China fishermen charged in attack
The three Chinese suspects are being charged with physical abuse, including threatening officers with knives and beer bottles and attempting to choke them, according to the Mokpo Coast Guard.
A Chinese skipper surnamed Song, 45, was fatally shot during the fighting, and at least five officers were injured during the struggle in waters 144 kilometers (89 miles) west of Wangdeung Island, Buan County.
All 19 Chinese fishermen from the ship are currently detained by the Mokpo Coast Guard. The remaining 16 could face similar charges if they are proven guilty in the ongoing investigation, authorities added.
After the news about Song broke last week, marking the first time a Chinese national has died from a bullet fired by a Korean Coast Guard officer, the Coast Guard released additional video footage of the raid on Saturday, hinting that the shooting was inevitable.
The Coast Guard’s rules of engagement stipulate that officers can use deadly weapons when threatened with sharp objects or in a group attack.
A corporal surnamed Kwon, who was one of 10 Coast Guard officers involved in last week’s raid, said Saturday the Chinese fisherman seen choking and kicking an officer surnamed Yoon in the roughly one minute-long video footage appeared to be Song.
“The man’s face matched that of the patient who was transported to the hospital,” Kwon said.
Song was reportedly taken to Mokpo Hankook Hospital in a helicopter after he was shot.
Scenes from the video footage show a man officers claim to be Song throttling Yoon and twisting his arms before hurling him to the ground and kicking him. Officers added that they assume Song was trying to throw Yoon into the ocean.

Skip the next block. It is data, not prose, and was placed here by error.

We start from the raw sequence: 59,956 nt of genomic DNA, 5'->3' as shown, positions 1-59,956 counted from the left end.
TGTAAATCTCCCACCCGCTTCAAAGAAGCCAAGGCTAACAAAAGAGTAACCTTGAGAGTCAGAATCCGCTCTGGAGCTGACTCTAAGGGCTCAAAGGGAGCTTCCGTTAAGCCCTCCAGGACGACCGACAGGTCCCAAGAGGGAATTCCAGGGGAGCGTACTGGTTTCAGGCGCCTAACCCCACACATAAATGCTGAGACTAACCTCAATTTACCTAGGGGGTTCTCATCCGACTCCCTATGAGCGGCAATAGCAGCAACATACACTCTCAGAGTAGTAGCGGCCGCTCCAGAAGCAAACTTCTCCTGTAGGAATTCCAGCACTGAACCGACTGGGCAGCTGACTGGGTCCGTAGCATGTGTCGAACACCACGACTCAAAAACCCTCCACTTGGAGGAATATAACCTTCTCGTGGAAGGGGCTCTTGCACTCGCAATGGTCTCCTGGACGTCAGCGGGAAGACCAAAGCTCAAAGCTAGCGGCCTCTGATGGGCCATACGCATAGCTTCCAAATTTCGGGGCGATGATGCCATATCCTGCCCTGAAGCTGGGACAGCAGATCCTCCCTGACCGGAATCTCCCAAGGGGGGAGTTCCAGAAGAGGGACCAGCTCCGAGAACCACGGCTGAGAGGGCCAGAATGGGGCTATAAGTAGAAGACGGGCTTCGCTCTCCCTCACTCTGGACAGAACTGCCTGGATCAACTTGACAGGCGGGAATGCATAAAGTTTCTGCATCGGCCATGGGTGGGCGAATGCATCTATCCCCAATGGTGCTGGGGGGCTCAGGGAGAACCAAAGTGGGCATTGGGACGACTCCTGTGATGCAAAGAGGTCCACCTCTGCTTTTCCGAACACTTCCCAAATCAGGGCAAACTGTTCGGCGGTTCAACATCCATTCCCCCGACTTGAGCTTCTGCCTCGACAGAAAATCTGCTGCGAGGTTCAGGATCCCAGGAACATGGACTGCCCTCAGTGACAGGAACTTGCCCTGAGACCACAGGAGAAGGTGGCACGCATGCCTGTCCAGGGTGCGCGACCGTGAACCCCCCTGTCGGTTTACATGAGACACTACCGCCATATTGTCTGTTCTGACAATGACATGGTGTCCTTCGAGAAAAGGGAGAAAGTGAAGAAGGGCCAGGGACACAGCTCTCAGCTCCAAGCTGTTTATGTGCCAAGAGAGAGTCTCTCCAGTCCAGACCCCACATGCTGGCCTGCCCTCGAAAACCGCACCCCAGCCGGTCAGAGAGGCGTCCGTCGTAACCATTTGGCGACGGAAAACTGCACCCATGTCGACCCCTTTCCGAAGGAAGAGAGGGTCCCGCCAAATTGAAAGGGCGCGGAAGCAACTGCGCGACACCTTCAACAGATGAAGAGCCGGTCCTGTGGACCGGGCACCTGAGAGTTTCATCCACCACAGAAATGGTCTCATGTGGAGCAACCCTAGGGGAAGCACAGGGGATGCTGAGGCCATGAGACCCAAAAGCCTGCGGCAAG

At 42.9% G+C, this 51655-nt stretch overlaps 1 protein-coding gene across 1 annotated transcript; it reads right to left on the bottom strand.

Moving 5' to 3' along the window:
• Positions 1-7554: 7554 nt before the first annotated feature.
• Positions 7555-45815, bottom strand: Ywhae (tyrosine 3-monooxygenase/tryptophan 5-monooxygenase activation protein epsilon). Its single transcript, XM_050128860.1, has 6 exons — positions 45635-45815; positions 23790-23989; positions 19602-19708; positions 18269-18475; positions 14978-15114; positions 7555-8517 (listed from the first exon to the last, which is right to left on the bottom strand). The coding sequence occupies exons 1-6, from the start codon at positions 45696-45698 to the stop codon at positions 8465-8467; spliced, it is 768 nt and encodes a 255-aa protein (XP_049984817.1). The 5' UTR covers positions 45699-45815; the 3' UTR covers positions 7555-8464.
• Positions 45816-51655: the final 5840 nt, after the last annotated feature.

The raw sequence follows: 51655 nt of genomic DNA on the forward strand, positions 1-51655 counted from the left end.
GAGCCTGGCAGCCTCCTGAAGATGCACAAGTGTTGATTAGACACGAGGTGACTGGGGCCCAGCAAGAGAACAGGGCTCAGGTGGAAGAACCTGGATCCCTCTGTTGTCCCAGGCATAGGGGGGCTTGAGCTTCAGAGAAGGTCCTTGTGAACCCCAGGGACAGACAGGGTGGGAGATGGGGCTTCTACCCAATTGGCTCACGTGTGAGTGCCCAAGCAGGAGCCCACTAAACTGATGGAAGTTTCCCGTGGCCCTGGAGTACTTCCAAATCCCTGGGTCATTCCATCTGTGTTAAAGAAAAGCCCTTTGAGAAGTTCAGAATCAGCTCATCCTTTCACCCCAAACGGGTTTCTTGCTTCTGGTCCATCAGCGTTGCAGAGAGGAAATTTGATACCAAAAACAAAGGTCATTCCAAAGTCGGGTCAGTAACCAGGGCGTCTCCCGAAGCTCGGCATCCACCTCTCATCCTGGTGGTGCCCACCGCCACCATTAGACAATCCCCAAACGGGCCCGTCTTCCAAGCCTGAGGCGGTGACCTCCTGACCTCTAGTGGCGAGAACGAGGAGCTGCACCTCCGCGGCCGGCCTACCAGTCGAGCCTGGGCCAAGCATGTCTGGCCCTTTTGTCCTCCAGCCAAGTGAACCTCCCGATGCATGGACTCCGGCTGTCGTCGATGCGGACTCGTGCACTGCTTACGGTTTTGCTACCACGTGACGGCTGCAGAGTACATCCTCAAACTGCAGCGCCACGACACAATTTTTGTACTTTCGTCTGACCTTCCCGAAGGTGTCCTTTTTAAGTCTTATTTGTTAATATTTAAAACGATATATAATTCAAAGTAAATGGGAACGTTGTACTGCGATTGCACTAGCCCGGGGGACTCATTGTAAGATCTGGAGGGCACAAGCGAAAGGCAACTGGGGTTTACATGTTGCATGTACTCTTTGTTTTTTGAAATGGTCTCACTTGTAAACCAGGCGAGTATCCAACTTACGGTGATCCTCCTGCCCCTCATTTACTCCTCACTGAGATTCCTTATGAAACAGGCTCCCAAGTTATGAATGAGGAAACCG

In response to the death, the Chinese government said on Friday it feels “appalled that a national skipper lost his life due to Korea’s violent enforcement of law.” China further demanded “stern punishment for those responsible” for the loss and urged Seoul to conduct a “thorough investigation” into the case.
Korean Coast Guard officers frequently battle Chinese vessels illegally fishing in the West Sea, but rarely do the standoffs end in a fatal casualty.
After President Park Geun-hye announced she would dissolve the Coast Guard earlier this year, saying it was primarily responsible for the sunken Sewol ferry’s failed rescue operation, fears have spread that Chinese fishermen are taking advantage of increasingly lax maritime inspections.
The Korea Coast Guard conceded that their officers are struggling with an overload of work and pointed out that there are now only two teams checking for vessels fishing illegally when there were formerly three.
Lawmaker Lee Lee-jae of the ruling Saenuri Party released data from the Coast Guard in late September showing that 1,586 Chinese vessels have been busted for fishing unlawfully in Korean waters from 2011 to July this year.
BY LEE SUNG-EUN [firstname.lastname@example.org]